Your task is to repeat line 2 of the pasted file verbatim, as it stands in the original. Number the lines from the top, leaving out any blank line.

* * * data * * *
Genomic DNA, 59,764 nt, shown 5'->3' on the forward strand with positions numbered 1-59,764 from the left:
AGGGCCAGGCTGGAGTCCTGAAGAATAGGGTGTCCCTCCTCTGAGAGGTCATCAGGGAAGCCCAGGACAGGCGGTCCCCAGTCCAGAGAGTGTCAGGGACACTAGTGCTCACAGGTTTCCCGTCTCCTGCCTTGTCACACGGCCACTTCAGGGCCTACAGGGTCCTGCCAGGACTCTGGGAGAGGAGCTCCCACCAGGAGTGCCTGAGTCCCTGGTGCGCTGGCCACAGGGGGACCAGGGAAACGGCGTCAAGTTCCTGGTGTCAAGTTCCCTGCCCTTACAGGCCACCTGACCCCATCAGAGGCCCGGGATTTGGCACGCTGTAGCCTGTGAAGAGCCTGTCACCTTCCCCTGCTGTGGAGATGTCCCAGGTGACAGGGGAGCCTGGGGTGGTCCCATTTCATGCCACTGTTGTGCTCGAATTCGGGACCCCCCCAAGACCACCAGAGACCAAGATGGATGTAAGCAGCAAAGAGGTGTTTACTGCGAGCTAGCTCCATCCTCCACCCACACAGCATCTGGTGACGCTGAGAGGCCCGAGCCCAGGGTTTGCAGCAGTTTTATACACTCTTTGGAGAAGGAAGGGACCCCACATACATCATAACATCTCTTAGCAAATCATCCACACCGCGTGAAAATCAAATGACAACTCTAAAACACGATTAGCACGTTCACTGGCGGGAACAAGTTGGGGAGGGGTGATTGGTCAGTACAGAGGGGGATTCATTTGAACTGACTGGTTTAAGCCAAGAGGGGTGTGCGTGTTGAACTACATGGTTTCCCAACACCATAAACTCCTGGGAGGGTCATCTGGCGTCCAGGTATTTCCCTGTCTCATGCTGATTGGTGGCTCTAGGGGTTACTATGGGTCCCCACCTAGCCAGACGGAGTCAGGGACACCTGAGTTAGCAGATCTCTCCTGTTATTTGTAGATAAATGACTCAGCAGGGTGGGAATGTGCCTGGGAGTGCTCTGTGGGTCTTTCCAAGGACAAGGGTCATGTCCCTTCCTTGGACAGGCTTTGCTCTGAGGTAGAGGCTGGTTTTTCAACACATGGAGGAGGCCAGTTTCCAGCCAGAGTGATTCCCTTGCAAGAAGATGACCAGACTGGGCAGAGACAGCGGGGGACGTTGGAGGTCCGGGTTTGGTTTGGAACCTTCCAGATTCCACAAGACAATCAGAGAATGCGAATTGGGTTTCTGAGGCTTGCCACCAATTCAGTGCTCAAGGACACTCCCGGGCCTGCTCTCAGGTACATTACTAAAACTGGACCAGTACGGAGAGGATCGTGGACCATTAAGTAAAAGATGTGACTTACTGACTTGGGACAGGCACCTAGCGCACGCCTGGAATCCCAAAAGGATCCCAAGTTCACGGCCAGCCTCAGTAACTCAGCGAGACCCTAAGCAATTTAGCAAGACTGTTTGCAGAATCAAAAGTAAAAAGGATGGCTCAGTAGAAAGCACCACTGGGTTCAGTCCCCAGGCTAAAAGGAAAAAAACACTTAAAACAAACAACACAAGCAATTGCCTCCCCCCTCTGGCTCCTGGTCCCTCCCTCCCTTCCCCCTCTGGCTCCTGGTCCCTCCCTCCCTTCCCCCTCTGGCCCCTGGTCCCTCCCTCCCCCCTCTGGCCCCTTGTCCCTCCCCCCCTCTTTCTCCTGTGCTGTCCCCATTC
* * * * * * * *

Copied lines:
AGGGCCAGGCTGGAGTCCTGAAGAATAGGGTGTCCCTCCTCTGAGAGGTCATCAGGGAAGCCCAGGACAGGCGGTCCCCAGTCCAGAGAGTGTCAGGGACACTAGTGCTCACAGGTTTCCCGTCTCCTGCCTTGTCACACGGCCACTTCAGGGCCTACAGGGTCCTGCCAGGACTCTGGGAGAGGAGCTCCCACCAGGAGTGCCTGAGTCCCTGGTGCGCTGGCCACAGGGGGACCAGGGAAACGGCGTCAAGTTCCTGGTGTCAAGTTCCCTGCCCTTACAGGCCACCTGACCCCATCAGAGGCCCGGGATTTGGCACGCTGTAGCCTGTGAAGAGCCTGTCACCTTCCCCTGCTGTGGAGATGTCCCAGGTGACAGGGGAGCCTGGGGTGGTCCCATTTCATGCCACTGTTGTGCTCGAATTCGGGACCCCCCCAAGACCACCAGAGACCAAGATGGATGTAAGCAGCAAAGAGGTGTTTACTGCGAGCTAGCTCCATCCTCCACCCACACAGCATCTGGTGACGCTGAGAGGCCCGAGCCCAGGGTTTGCAGCAGTTTTATACACTCTTTGGAGAAGGAAGGGACCCCACATACATCATAACATCTCTTAGCAAATCATCCACACCGCGTGAAAATCAAATGACAACTCTAAAACACGATTAGCACGTTCACTGGCGGGAACAAGTTGGGGAGGGGTGATTGGTCAGTACAGAGGGGGATTCATTTGAACTGACTGGTTTAAGCCAAGAGGGGTGTGCGTGTTGAACTACATGGTTTCCCAACACCATAAACTCCTGGGAGGGTCATCTGGCGTCCAGGTATTTCCCTGTCTCATGCTGATTGGTGGCTCTAGGGGTTACTATGGGTCCCCACCTAGCCAGACGGAGTCAGGGACACCTGAGTTAGCAGATCTCTCCTGTTATTTGTAGATAAATGACTCAGCAGGGTGGGAATGTGCCTGGGAGTGCTCTGTGGGTCTTTCCAAGGACAAGGGTCATGTCCCTTCCTTGGACAGGCTTTGCTCTGAGGTAGAGGCTGGTTTTTCAACACATGGAGGAGGCCAGTTTCCAGCCAGAGTGATTCCCTTGCAAGAAGATGACCAGACTGGGCAGAGACAGCGGGGGACGTTGGAGGTCCGGGTTTGGTTTGGAACCTTCCAGATTCCACAAGACAATCAGAGAATGCGAATTGGGTTTCTGAGGCTTGCCACCAATTCAGTGCTCAAGGACACTCCCGGGCCTGCTCTCAGGTACATTACTAAAACTGGACCAGTACGGAGAGGATCGTGGACCATTAAGTAAAAGATGTGACTTACTGACTTGGGACAGGCACCTAGCGCACGCCTGGAATCCCAAAAGGATCCCAAGTTCACGGCCAGCCTCAGTAACTCAGCGAGACCCTAAGCAATTTAGCAAGACTGTTTGCAGAATCAAAAGTAAAAAGGATGGCTCAGTAGAAAGCACCACTGGGTTCAGTCCCCAGGCTAAAAGGAAAAAAACACTTAAAACAAACAACACAAGCAATTGCCTCCCCCCTCTGGCTCCTGGTCCCTCCCTCCCTTCCCCCTCTGGCTCCTGGTCCCTCCCTCCCTTCCCCCTCTGGCCCCTGGTCCCTCCCTCCCCCCTCTGGCCCCTTGTCCCTCCCCCCCTCTTTCTCCTGTGCTGTCCCCATTC